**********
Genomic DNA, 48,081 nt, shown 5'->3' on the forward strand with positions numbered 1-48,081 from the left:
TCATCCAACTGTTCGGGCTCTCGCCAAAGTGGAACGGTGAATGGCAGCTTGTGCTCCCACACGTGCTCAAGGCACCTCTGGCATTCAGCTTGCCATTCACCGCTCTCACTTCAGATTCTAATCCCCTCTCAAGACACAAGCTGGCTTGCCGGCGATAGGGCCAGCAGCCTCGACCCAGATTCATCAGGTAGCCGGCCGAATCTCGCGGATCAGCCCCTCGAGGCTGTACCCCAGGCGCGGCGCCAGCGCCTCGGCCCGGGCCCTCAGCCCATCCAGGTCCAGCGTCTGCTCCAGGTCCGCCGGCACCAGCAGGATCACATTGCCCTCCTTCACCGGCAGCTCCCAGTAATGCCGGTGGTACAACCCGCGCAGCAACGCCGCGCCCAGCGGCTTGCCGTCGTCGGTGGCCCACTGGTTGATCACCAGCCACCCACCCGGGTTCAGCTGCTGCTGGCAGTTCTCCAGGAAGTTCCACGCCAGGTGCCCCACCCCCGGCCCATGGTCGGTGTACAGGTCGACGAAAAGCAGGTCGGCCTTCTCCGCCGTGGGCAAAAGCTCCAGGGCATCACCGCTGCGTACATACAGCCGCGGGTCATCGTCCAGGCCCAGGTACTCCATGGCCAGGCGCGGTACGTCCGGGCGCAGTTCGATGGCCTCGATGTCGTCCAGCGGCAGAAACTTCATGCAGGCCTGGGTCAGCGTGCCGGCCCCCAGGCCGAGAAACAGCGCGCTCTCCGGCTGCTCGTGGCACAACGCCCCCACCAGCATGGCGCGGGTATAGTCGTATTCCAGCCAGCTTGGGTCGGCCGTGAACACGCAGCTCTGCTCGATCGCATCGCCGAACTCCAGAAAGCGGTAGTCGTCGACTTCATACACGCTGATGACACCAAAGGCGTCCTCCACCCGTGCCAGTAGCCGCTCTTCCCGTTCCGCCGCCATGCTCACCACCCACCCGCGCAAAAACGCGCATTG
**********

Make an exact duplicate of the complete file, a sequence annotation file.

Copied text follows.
Genomic DNA, 48,081 nt, shown 5'->3' on the forward strand with positions numbered 1-48,081 from the left:
TCATCCAACTGTTCGGGCTCTCGCCAAAGTGGAACGGTGAATGGCAGCTTGTGCTCCCACACGTGCTCAAGGCACCTCTGGCATTCAGCTTGCCATTCACCGCTCTCACTTCAGATTCTAATCCCCTCTCAAGACACAAGCTGGCTTGCCGGCGATAGGGCCAGCAGCCTCGACCCAGATTCATCAGGTAGCCGGCCGAATCTCGCGGATCAGCCCCTCGAGGCTGTACCCCAGGCGCGGCGCCAGCGCCTCGGCCCGGGCCCTCAGCCCATCCAGGTCCAGCGTCTGCTCCAGGTCCGCCGGCACCAGCAGGATCACATTGCCCTCCTTCACCGGCAGCTCCCAGTAATGCCGGTGGTACAACCCGCGCAGCAACGCCGCGCCCAGCGGCTTGCCGTCGTCGGTGGCCCACTGGTTGATCACCAGCCACCCACCCGGGTTCAGCTGCTGCTGGCAGTTCTCCAGGAAGTTCCACGCCAGGTGCCCCACCCCCGGCCCATGGTCGGTGTACAGGTCGACGAAAAGCAGGTCGGCCTTCTCCGCCGTGGGCAAAAGCTCCAGGGCATCACCGCTGCGTACATACAGCCGCGGGTCATCGTCCAGGCCCAGGTACTCCATGGCCAGGCGCGGTACGTCCGGGCGCAGTTCGATGGCCTCGATGTCGTCCAGCGGCAGAAACTTCATGCAGGCCTGGGTCAGCGTGCCGGCCCCCAGGCCGAGAAACAGCGCGCTCTCCGGCTGCTCGTGGCACAACGCCCCCACCAGCATGGCGCGGGTATAGTCGTATTCCAGCCAGCTTGGGTCGGCCGTGAACACGCAGCTCTGCTCGATCGCATCGCCGAACTCCAGAAAGCGGTAGTCGTCGACTTCATACACGCTGATGACACCAAAGGCGTCCTCCACCCGTGCCAGTAGCCGCTCTTCCCGTTCCGCCGCCATGCTCACCACCCACCCGCGCAAAAACGCGCATTG